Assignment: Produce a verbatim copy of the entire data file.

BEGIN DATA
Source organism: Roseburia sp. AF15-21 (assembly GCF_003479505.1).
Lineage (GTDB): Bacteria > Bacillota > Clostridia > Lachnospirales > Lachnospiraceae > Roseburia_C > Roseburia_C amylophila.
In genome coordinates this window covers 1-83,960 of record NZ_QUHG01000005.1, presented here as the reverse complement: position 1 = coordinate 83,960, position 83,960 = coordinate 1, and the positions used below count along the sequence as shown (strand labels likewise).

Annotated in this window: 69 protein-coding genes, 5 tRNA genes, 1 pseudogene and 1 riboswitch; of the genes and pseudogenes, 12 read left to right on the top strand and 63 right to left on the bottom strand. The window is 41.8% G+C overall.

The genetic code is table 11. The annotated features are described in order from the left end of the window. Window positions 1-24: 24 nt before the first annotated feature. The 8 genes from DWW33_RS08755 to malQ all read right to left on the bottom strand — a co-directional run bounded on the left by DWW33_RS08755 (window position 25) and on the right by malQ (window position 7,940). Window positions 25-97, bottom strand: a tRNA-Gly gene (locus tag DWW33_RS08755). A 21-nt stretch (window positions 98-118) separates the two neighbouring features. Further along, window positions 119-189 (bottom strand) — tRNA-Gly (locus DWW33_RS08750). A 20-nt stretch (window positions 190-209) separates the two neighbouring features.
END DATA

Source organism: Roseburia sp. AF15-21 (assembly GCF_003479505.1).
Lineage (GTDB): Bacteria > Bacillota > Clostridia > Lachnospirales > Lachnospiraceae > Roseburia_C > Roseburia_C amylophila.
In genome coordinates this window covers 1-83,960 of record NZ_QUHG01000005.1, presented here as the reverse complement: position 1 = coordinate 83,960, position 83,960 = coordinate 1, and the positions used below count along the sequence as shown (strand labels likewise).

Annotated in this window: 69 protein-coding genes, 5 tRNA genes, 1 pseudogene and 1 riboswitch; of the genes and pseudogenes, 12 read left to right on the top strand and 63 right to left on the bottom strand. The window is 41.8% G+C overall.

The genetic code is table 11. The annotated features are described in order from the left end of the window. Window positions 1-24: 24 nt before the first annotated feature. The 8 genes from DWW33_RS08755 to malQ all read right to left on the bottom strand — a co-directional run bounded on the left by DWW33_RS08755 (window position 25) and on the right by malQ (window position 7,940). Window positions 25-97, bottom strand: a tRNA-Gly gene (locus tag DWW33_RS08755). A 21-nt stretch (window positions 98-118) separates the two neighbouring features. Further along, window positions 119-189 (bottom strand) — tRNA-Gly (locus DWW33_RS08750). A 20-nt stretch (window positions 190-209) separates the two neighbouring features.